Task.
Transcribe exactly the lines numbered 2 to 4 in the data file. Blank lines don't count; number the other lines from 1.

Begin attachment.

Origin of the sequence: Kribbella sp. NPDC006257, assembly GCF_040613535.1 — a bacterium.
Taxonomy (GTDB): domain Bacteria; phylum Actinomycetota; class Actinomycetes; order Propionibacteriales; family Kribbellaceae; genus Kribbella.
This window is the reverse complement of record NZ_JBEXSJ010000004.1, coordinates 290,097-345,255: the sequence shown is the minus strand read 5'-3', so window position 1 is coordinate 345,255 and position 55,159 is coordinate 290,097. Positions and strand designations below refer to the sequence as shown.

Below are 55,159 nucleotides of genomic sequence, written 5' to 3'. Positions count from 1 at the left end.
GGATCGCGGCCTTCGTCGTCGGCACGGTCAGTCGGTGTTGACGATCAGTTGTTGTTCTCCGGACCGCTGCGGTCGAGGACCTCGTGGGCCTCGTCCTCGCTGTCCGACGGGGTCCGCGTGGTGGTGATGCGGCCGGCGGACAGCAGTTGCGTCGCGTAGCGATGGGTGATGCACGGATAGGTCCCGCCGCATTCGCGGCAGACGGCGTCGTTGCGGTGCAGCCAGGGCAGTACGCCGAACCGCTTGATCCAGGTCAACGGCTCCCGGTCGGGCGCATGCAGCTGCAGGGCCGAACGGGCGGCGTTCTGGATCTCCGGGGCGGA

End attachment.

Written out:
Taxonomy (GTDB): domain Bacteria; phylum Actinomycetota; class Actinomycetes; order Propionibacteriales; family Kribbellaceae; genus Kribbella.
This window is the reverse complement of record NZ_JBEXSJ010000004.1, coordinates 290,097-345,255: the sequence shown is the minus strand read 5'-3', so window position 1 is coordinate 345,255 and position 55,159 is coordinate 290,097. Positions and strand designations below refer to the sequence as shown.

Below are 55,159 nucleotides of genomic sequence, written 5' to 3'. Positions count from 1 at the left end.